Saturday, April 2, 2011


Mabel Watson Payne took a nap in her carry-pouch as we walked from St. Peter's Square down along the river to the least modernized district in central Rome called Trastevere, entering it through an arch in the medieval city wall.

On the far side of Piazza di Santa Maria we spotted a cafe under awnings that turned out to be an excellent choice for lunch. My daughter ordered tremazzini because the Venetian cops in her Donna Leon mysteries are always eating great piles of them. This was my favorite Piazza in Rome, mainly because the parts related to each other so harmoniously – also because it was blessedly traffic-free.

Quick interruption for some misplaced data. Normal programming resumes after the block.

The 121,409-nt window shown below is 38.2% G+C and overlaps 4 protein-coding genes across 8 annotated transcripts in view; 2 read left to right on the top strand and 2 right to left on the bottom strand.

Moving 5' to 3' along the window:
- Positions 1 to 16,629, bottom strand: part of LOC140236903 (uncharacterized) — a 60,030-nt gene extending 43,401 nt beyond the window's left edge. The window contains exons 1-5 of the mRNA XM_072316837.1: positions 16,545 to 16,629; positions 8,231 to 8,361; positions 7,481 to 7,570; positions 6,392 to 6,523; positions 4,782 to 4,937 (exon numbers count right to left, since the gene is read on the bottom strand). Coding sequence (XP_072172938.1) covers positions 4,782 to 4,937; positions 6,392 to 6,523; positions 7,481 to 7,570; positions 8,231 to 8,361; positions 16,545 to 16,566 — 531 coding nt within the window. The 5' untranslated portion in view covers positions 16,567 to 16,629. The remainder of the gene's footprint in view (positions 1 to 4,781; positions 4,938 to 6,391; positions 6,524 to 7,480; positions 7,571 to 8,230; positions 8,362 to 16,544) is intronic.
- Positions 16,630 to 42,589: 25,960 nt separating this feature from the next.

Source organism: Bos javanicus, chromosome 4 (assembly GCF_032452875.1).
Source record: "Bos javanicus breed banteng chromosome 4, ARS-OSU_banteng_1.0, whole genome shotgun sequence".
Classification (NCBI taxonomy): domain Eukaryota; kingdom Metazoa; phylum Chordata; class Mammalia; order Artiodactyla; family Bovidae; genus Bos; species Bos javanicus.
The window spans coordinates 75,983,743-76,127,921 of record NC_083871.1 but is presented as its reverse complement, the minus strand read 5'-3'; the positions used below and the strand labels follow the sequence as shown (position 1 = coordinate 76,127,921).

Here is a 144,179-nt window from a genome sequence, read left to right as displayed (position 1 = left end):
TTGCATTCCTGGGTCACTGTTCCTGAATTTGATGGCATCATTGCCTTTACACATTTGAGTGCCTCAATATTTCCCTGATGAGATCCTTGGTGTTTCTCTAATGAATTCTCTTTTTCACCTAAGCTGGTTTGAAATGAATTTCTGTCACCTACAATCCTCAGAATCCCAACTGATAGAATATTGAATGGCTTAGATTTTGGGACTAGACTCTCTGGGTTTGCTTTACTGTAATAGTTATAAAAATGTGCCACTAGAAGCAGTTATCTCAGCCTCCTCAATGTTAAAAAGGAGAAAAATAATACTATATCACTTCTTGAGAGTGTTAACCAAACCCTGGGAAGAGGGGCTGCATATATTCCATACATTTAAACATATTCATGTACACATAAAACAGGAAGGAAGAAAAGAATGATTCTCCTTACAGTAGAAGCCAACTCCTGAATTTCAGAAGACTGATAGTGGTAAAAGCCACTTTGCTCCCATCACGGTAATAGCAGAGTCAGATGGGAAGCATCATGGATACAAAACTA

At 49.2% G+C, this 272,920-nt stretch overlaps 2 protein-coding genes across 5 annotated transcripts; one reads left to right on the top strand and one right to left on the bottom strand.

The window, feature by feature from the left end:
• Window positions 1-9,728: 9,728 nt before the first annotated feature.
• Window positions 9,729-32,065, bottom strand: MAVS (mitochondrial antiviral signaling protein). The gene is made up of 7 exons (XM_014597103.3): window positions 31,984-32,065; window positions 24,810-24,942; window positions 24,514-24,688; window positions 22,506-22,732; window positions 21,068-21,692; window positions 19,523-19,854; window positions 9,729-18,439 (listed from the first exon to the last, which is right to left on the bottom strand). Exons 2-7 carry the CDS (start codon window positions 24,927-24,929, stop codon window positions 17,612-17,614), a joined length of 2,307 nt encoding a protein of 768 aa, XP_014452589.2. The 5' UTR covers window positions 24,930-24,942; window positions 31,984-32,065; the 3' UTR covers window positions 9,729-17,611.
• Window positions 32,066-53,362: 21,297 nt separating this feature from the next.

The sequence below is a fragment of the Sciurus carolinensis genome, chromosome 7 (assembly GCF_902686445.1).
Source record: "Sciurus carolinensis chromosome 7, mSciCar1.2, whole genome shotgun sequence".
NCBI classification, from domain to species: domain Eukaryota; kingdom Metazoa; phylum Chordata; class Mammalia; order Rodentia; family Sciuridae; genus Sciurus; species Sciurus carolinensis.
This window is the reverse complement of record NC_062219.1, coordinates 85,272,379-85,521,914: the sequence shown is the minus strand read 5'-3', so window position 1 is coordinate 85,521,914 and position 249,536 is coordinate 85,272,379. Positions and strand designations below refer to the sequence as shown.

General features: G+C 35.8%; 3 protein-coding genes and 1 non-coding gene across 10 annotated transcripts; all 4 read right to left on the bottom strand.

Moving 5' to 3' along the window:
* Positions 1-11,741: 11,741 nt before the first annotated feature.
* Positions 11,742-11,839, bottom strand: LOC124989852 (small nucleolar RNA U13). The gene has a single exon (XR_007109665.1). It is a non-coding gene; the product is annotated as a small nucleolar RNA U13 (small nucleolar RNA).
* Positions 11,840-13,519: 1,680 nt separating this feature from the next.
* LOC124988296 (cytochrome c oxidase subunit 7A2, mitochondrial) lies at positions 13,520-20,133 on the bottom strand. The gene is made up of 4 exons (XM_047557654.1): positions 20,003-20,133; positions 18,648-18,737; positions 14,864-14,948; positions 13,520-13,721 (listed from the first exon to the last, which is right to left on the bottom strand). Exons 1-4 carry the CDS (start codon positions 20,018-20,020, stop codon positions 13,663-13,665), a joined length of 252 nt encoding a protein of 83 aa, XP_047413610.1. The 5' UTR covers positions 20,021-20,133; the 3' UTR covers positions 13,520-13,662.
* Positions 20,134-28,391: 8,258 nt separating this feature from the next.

From our seats we could look across at the ancient church of Santa Maria and wonder what it would be like when we went inside.

Most of Rome's celebrity architects worked on embellishing the fountain in the center of the Piazza: Bramante, della Porta, Bernini and Fontana (but not, alas, our beloved Borromini).

The foundations of Santa Maria in Trastevere date back to 337 A.D. Rows of mismatched Roman columns line the nave. They were recycled in the 12th century from various pagan temples.